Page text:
Founder, Rich and Riot
Cofounder, FemTech Collective
Hey you, welcome to The Valley Outsiders!
Come grab a drink and get comfy. You’ve probably had a long day.
The entrepreneurial road is a tiring one, and it can get pretty lonely. If you’re like us, you’re looking for stories of other entrepreneurs that can inspire and give you hope.
So why is it that all the stories of entrepreneurship sound the same, look the same—and are totally unrelatable?
Most of these stories are set in the same place too. Silicon Valley. And if you’re like us then these Silicon Valley stories aren’t much help.
Which is why we started this podcast.
We’re two Oakland-based entrepreneurs, Nicole Dahlstrom (FemTech Collective) and Kamilah Richardson (Rich and Riot, Just Be), and we’re bringing you real stories from entrepreneurs at every step of the entrepreneurial journey. Join us every week for inspiring community and game-changing resources.
We’re amplifying the voices of founders who look and sound like you—the women entrepreneurs, innovators, change-makers, and rule-breakers outside the Valley creating their own stories of success.
Start listening now, or read on to learn more about our entrepreneurial journeys and how we came together to create The Valley Outsiders.
I was born and raised in Oakland and I know I would not be where I am and who I am today if it hadn’t been for the amazing community that exists here. It’s pretty powerful!
For me, my entrepreneurial journey started after college. I studied Fashion Merchandising, and in that space there’s a lot of excitement around being a high end fashion designer, but I was actually way more interested in the apparel industry. (Apparel is where the money’s at!)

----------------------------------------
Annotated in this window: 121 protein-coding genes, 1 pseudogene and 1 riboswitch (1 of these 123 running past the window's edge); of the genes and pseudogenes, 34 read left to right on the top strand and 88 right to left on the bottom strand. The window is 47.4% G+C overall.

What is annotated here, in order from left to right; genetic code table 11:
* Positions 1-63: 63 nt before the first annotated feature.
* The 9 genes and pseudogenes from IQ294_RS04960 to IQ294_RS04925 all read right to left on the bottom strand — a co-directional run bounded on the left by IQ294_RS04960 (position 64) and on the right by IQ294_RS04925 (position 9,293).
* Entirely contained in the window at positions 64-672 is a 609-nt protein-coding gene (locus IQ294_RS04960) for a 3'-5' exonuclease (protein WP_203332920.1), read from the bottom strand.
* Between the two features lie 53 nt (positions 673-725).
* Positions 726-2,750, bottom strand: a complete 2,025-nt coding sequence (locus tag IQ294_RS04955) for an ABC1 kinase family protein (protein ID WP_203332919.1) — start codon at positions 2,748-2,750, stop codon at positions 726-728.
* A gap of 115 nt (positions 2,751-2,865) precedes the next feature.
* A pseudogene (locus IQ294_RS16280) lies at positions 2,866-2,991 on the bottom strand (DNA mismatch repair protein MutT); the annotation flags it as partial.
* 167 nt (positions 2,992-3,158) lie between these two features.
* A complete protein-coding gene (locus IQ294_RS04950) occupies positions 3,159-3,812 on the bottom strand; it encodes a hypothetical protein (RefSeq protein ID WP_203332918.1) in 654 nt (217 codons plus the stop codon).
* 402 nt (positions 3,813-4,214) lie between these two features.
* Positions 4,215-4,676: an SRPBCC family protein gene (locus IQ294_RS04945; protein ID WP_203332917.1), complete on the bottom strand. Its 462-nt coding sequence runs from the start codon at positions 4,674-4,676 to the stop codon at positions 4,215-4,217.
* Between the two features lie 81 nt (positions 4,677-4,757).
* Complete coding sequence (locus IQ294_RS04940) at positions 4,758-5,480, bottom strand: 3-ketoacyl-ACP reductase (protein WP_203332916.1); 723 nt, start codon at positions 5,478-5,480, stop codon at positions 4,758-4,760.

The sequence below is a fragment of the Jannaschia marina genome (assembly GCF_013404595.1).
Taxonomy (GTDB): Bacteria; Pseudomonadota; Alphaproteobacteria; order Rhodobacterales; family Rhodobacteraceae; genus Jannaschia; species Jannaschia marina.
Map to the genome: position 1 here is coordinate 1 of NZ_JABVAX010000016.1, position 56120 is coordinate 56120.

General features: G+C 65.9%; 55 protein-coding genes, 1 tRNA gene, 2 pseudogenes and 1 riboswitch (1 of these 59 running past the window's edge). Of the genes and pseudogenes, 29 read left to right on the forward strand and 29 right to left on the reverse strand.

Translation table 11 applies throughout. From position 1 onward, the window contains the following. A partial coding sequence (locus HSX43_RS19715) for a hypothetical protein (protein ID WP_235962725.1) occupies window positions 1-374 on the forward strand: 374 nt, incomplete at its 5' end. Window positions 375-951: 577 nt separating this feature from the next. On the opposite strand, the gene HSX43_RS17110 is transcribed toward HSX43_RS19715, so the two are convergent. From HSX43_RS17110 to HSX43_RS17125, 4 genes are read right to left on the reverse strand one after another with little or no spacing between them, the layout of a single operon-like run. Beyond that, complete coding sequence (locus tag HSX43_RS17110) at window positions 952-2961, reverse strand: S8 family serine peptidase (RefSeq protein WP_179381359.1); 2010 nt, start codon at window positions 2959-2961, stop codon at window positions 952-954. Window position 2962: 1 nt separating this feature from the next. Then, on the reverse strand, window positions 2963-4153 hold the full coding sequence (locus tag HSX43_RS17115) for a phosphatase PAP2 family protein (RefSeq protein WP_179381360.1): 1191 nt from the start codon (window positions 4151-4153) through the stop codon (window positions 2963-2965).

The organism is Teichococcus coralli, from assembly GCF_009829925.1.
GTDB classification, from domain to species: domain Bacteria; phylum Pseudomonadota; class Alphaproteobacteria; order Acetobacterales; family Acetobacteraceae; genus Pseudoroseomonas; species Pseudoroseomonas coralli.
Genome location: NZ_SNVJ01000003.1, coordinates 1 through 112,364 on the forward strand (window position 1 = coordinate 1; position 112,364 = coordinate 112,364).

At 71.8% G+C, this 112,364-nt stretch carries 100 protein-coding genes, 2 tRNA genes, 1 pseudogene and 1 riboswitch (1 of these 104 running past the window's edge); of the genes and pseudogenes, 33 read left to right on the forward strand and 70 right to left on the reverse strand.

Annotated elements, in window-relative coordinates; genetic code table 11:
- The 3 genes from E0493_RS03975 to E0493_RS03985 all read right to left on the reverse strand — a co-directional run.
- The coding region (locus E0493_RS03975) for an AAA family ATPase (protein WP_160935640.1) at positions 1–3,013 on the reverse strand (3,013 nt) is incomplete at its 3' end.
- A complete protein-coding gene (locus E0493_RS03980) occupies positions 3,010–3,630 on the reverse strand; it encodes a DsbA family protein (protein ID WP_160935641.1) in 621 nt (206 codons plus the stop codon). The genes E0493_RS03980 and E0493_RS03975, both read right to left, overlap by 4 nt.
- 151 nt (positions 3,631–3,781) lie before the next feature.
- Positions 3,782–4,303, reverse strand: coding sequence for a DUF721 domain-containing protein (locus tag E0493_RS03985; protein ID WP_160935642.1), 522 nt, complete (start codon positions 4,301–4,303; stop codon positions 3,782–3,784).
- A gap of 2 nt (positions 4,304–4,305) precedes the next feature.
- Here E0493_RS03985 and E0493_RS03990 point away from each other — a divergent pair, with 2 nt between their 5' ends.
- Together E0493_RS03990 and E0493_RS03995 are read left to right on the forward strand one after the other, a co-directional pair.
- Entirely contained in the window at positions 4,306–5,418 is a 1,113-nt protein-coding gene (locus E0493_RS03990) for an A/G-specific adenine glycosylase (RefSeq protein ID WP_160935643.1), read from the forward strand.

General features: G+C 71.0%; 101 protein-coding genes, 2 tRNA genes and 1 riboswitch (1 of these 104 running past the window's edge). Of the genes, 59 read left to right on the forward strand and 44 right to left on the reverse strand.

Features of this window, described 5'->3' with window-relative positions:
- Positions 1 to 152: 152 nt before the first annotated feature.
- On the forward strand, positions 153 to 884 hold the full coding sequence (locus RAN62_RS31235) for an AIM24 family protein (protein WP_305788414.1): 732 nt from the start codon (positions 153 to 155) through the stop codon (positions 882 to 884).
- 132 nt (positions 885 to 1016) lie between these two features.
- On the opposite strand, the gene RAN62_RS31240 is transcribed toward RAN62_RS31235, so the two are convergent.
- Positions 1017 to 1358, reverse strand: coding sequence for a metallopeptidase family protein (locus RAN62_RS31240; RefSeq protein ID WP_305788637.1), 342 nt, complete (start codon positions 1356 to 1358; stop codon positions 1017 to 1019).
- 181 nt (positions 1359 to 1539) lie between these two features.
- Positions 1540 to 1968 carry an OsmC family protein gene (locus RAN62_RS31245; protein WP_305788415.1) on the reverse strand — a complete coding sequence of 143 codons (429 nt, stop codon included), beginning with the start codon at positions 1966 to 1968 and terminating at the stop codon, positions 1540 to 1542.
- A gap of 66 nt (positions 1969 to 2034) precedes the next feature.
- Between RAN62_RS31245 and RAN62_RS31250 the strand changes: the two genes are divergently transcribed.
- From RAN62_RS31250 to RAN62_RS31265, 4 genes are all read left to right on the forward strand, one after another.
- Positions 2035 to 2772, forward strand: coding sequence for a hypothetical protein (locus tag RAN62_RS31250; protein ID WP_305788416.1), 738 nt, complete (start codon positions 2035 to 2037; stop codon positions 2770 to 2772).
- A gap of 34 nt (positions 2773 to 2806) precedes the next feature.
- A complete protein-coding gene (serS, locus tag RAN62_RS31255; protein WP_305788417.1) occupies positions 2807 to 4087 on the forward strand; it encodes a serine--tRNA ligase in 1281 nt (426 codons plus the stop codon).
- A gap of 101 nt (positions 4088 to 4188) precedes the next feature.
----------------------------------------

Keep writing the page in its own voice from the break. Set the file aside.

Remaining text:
At that time, the only women’s streetwear that I saw being made was just an adaptation of men’s streetwear. These brands were literally taking the men’s designs and putting them on ill-fitting women’s t-shirts, with no thought about whether this was what women wanted to wear.
So in 2013 I started a women’s empowerment apparel line, Rich and Riot.
I was creating and screen printing my own designs and wanted to learn more about the screen printing business. I liked the behind the scenes work in the apparel industry and liked the idea of having my own print shop.
When I connected with the owner of the shop where I printed my designs, it soon turned into a mentorship relationship and we had a deal that I would take over the shop for him when the time came. I worked for him for almost four years as he trained me to take over the business.
Then the day finally came for him to pass on the shop. ...And he gave it to somebody else.
Just like that I lost everything I had put into this guy’s business. In that moment I decided that never again would I spend my time and effort building up someone else’s business.
Full-time entrepreneurship was my new goal. So I started working for a women’s sportswear company where I could gain more skills, work with a woman founder, and see what her experience as a woman in the industry was really like.
On September 11th, 2015, I walked out of my full time job and said “Okay, I’m gonna try this.”
I was banking everything on my apparel line, Rich and Riot, and I hit the vendor market scene full throttle. Oakland’s First Friday, Treasure Island’s monthly market, Jack London Square, events at tech companies in SF—anywhere I could sell, I was there!
And that’s how I started meeting other Black women entrepreneurs. Our booths would be near each other’s at a market, we would like each other’s products, and we would start asking each other “Hey, what’s working for your business? What types of content are your customers responding to? Where are you making money? What POS system are you using?”
This community of Black women entrepreneurs in the creative fields started to naturally form. Being a solopreneur can be really lonely, and in finding each other we were able to share information and stories and start supporting each other. After Philando Castile and Alton Sterling were murdered by police in 2016, we started meeting regularly as a group.
Together we co-founded Just Be, a Black women’s business community with the goal building up Black women business owners.